CAN MY DISCHARGE BE REVOKED?
The court may revoke a debtor’s discharge under certain circumstances. For example, the bankruptcy court-appointed trustee, a creditor or the US Trustee may request that the court revoke the debtor’s discharge in a chapter 7 case based on allegations that the debtor: obtained the discharge fraudulently; failed to disclose the fact that he or she acquired or became entitled to acquire property that would constitute property of the bankruptcy estate; committed one of several acts of impropriety described in section 727(a)(6) of the Bankruptcy Code; or failed to explain any misstatements discovered in an audit of the case or fails to provide documents or information requested in an audit of the case. Typically, a request to revoke the debtor’s discharge must be filed within one year of the discharge or, in some cases, before the date that the case is closed. The court will decide whether such allegations are true and, if so, whether to revoke the discharge.
In chapter 11, 12, and 13 cases, if confirmation of a plan or the discharge is obtained through fraud, the bankruptcy court can revoke the order of confirmation or discharge.
CAN I PAY A DISCHARGED DEBT AFTER MY BANKRUPTCY CASE IS CLOSED?
A debtor who has received a discharge may voluntarily repay any discharged debt – even though it can no longer be legally enforced. Sometimes a debtor agrees to repay a debt because it’s owed to a family member or because it represents an obligation to an individual for whom the debtor’s reputation is important, such as a family doctor.
WHAT CAN I DO IF A CREDITOR ATTEMPTS TO COLLECT A DISCHARGED DEBT AFTER MY CASED IS CLOSED?
If a creditor attempts collection efforts on a discharged debt, the debtor can file a motion with the court, reporting the action and asking that the case be reopened to address the matter. The bankruptcy court will often do so to ensure that the discharge is not violated. The discharge constitutes a permanent statutory injunction prohibiting creditors from taking any action, including the filing of any lawsuit designed to collect a discharged debt. A creditor can be sanctioned by the court for violating the discharge injunction. The normal sanction for violating the discharge injunction is civil contempt, which is often punishable by a fine.
CAN MY EMPLOYER FIRE ME BECAUSE I FILED BANKRUPTCY OR BECAUSE I FAILED TO PAY A DISCHARGED DEBT?
The Bankruptcy Code and Colorado law prohibit any discriminatory treatment of debtors by both governmental agencies and private employers. A governmental agency or private employer cannot discriminate against a person solely because the person filed bankruptcy, was insolvent before or during the case or has not paid a debt that was discharged in the case. The law prohibits the following forms of governmental discrimination: terminating an employee; discriminating with respect to hiring; or denying, revoking, suspending, or declining to renew a license, franchise, or similar privilege. A private employer may not discriminate with respect to employment if the discrimination is based solely upon the bankruptcy filing.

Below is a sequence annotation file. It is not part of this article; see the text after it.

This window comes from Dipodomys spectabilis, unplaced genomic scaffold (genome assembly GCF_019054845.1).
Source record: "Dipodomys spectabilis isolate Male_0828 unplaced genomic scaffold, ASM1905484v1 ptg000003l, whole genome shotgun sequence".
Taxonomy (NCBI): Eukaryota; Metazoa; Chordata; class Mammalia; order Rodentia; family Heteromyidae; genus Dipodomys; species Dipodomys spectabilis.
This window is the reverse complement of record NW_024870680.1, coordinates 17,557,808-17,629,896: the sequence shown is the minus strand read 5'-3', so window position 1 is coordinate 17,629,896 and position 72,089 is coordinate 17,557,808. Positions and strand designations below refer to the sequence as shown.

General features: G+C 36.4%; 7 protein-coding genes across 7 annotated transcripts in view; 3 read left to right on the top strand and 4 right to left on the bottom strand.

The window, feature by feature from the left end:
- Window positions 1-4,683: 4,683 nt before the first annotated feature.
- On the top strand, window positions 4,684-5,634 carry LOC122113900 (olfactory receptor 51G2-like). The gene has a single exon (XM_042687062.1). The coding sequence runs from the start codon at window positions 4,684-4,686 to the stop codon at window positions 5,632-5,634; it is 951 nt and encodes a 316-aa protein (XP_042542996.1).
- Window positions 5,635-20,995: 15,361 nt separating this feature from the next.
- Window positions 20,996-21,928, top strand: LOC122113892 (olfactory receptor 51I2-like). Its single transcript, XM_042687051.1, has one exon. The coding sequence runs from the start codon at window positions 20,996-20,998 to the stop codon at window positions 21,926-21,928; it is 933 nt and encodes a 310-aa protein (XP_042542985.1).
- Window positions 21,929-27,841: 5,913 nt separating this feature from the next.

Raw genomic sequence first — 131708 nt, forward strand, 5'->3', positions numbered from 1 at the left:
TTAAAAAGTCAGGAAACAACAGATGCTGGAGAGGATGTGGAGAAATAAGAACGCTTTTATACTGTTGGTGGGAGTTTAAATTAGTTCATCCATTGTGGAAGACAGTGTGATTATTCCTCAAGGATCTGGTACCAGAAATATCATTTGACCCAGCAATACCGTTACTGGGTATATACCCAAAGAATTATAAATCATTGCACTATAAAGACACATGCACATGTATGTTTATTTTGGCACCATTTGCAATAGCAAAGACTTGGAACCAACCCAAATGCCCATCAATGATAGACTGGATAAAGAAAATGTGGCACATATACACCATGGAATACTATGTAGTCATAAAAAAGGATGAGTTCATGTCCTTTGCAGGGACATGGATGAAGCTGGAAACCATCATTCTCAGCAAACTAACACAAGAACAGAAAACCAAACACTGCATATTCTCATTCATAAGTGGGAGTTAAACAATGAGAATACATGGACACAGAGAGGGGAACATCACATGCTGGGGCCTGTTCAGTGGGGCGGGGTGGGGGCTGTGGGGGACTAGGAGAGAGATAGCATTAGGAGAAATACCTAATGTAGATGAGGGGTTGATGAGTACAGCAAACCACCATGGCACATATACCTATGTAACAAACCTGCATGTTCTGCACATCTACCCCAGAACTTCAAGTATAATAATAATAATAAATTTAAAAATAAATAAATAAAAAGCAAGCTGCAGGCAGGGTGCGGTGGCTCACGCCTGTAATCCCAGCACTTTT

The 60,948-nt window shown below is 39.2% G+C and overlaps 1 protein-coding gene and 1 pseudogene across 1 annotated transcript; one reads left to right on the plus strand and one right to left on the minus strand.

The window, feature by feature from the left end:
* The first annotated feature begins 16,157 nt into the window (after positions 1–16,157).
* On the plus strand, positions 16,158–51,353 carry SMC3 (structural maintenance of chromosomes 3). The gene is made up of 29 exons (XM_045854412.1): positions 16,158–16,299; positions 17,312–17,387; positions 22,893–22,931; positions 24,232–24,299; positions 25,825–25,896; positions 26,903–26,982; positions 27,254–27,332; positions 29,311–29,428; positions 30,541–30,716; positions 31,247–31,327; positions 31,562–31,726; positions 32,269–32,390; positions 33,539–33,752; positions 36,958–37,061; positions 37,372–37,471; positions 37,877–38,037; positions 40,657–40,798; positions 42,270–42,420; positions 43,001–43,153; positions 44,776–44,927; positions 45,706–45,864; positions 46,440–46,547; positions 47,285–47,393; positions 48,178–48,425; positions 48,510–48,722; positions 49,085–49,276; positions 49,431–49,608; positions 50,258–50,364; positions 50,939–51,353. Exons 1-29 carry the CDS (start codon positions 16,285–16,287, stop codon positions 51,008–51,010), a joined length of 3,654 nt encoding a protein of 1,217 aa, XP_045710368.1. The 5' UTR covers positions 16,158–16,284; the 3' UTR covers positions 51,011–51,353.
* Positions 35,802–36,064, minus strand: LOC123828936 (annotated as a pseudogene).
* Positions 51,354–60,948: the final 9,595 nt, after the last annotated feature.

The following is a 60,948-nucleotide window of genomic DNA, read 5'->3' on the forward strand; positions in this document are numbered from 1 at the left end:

For more information, check out this previous blog post: Will I Lose My Job By Filing Bankruptcy in Colorado?
HOW CAN I GET A COPY OF MY DISCHARGE ORDER?
If you’ve lost or misplaced your discharge order, you can get another copy by contacting the clerk of Colorado’s bankruptcy court. The clerk will charge a fee for searching the court records and there will be additional fees for making and certifying copies. If the case has been closed and archived there will also be a retrieval fee and obtaining the copy will take longer.
The discharge order may be available electronically. The federal court’s PACER system provides the public with electronic access to selected case information through a personal computer located in many clerk’s offices. Users must set up an account to acquire access to PACER, and must pay a per-page fee to download and copy documents filed electronically. For more information about PACER, you can visit the site by clicking here.
If you have questions about eliminating your debts by filing bankruptcy, contact us. Our experienced team can help you figure out whether bankruptcy can give you a debt free fresh start.